Worldwide Projects

Select a project by type from the dropdown menu below:


Recent Worldwide Projects Rainforest Concern - Rainforest protection - Working with indigenous Yananawa people in Brazil RSPB - Illegal hunting of migratory birds GRABE-BENIN - Trees of Life Melca - Ethiopia forest re-generation and re-planting projects Fauna & Flora International - The International Gorilla Protection Programme MICAIA, Mozambique - Restoration of indigenous forests, Manica Province Mupo Foundation - Restoring Depleted Forests, Limpopo Province, South Africa Wildlife Conservation Society - Ambatotsirongorongo Forest Restoration Project - Madagascar David Shepherd Wildlife Foundation - Conservation of the Indian one-horned rhinoceros Orangutan Foundation - Orangutang habitat protection - Tanjung Putting National Park Indonesia Polar Bear International - Polar Bear monitoring - Canada

Fauna & Flora International

Young mountain gorilla in the Volcanoes National Park, Rwanda. Photo © Juan Pablo Moreiras, FFI

The International Gorilla Protection Programme

The International Gorilla Protection Programme is a coalition of three international conservation organisations Fauna and Flora, WWF and the African Wildlife Foundation. Their aim is to protect the remaining 700 mountain Gorillas in the Central Albertine Rift area (Rwanda, Democratic Republic Congo, and Uganda) one of the most densely populated in Africa.The project Restore UK supports protects the Gorillas shrinking indigenous habitats within th enational parks by providing the local communities with an alternative source of wood for fuel and construction, and working with them to 'find new ways of reducing pressure on the forest resources'. Restore have helped support the project's work with communities who are planting fast-growing exotic tree species and native bamboo in carefully managed woodlots - reducing the need for illegal harvesting from within the national parks. This is crucial as bamboo is an important food staple for the gorillas. The forest itself has been boundary fenced to act as a physical barrier to illegal encroachment and this has been extremely successful in reducing human-wildlife conflict. The project is also encouraging sustainable livelihoods through the establishment of non-timber based livelihood strategies. Amongst these are beekeeping and curios making. The project is already attaining positive results with a recent increase in gorilla populations of around 17%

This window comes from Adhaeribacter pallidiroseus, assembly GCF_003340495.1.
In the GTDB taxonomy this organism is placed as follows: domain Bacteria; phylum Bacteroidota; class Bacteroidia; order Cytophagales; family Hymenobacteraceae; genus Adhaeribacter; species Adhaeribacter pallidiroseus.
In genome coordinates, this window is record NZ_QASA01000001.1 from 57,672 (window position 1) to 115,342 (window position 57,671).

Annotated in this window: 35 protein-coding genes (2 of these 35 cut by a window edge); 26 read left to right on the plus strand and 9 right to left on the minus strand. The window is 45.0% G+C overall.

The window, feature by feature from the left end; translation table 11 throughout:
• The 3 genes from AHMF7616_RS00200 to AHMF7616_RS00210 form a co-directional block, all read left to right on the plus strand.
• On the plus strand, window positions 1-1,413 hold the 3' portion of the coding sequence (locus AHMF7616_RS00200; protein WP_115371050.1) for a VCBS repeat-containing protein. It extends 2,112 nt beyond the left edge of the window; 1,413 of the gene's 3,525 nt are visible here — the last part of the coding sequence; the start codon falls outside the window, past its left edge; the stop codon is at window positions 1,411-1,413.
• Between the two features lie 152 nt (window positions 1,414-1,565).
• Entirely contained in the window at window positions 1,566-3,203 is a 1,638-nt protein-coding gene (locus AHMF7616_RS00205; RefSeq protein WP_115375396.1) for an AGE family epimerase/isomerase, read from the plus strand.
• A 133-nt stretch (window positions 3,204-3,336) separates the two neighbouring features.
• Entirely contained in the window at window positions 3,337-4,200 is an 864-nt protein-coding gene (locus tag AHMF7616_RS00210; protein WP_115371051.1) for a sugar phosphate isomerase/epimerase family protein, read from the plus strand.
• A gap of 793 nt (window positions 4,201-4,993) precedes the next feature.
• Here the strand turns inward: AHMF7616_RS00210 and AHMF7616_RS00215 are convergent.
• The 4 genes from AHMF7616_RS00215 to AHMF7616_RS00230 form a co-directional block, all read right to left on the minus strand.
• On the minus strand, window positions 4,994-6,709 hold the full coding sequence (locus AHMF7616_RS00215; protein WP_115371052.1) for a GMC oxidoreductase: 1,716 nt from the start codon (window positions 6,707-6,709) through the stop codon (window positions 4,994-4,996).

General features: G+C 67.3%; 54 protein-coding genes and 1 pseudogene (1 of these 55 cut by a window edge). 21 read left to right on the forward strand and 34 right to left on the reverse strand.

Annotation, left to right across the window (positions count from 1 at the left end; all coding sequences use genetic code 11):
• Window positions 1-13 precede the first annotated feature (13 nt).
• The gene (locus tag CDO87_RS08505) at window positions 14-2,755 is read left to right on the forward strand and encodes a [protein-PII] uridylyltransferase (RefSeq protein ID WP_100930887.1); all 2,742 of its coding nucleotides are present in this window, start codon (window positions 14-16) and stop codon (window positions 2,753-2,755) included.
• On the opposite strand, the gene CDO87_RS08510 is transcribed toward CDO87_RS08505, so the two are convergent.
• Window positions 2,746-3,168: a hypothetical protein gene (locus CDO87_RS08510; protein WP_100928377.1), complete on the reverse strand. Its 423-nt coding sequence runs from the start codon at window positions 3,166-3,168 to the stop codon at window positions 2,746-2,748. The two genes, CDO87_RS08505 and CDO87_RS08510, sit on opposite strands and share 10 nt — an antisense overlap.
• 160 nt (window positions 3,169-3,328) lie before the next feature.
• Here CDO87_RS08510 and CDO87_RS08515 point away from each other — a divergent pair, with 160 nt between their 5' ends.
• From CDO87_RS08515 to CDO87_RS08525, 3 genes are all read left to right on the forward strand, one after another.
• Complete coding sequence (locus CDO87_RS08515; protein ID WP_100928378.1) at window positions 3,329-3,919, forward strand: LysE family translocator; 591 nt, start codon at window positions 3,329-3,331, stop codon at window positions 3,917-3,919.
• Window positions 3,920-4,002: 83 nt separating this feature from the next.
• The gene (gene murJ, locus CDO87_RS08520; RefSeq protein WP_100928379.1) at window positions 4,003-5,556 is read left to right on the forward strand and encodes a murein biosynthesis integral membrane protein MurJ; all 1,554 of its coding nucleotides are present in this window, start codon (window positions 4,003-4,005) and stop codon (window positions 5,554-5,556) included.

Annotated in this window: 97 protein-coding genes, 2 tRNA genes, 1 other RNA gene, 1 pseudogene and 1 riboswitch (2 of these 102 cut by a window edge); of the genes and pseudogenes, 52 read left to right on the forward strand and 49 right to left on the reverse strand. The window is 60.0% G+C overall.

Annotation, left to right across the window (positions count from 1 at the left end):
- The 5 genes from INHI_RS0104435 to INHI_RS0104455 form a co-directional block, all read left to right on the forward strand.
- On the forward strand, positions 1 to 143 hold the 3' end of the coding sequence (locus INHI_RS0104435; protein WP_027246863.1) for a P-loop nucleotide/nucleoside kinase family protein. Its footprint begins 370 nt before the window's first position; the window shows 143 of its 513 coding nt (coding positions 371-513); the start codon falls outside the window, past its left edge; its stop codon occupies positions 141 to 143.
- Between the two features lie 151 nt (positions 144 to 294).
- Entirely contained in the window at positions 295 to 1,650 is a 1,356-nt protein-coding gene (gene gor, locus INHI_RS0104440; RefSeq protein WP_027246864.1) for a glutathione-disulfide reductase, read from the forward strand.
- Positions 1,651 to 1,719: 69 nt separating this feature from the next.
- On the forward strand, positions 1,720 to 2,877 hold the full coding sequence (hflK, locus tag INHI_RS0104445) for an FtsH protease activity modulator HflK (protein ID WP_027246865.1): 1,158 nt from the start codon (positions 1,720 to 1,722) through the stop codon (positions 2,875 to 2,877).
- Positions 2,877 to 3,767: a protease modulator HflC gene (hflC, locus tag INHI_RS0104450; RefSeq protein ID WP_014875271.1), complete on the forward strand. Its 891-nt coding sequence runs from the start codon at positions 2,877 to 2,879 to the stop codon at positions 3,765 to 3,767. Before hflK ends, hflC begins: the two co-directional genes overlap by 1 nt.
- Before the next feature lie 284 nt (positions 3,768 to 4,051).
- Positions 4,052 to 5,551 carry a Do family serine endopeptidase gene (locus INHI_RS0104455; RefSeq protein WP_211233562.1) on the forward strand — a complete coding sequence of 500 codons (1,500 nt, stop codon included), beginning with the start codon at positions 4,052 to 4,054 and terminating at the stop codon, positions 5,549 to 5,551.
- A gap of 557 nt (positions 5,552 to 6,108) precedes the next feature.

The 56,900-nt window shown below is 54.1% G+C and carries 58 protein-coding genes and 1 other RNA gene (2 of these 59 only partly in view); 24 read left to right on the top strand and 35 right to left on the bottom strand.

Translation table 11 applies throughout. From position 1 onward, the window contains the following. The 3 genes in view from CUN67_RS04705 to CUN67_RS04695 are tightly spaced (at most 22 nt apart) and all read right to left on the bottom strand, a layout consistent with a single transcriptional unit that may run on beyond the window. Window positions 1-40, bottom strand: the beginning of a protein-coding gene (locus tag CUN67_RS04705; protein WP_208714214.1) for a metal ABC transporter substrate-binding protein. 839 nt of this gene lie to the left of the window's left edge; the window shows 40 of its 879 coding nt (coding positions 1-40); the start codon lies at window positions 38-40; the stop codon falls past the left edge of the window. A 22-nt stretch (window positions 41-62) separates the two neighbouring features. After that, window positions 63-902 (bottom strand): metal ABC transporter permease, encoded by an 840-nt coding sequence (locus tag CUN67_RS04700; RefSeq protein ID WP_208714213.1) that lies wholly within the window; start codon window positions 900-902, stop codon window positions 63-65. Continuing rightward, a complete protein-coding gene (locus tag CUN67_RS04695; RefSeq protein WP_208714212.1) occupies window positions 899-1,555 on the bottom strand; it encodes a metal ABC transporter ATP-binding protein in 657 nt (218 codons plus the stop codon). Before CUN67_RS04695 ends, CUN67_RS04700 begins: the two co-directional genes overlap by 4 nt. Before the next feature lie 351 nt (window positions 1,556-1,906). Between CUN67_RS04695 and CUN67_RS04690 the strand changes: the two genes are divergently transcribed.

We do not have the moral right to destroy this wonder of the natural world. We are at the very last tick of the clock. We have to take this opportunity and if we do not do something to protect these forests we have betrayed the generations that come after us.

Sir David Attenborough
Speech on Rainforests to Business Leaders, Mansion House, London, 2008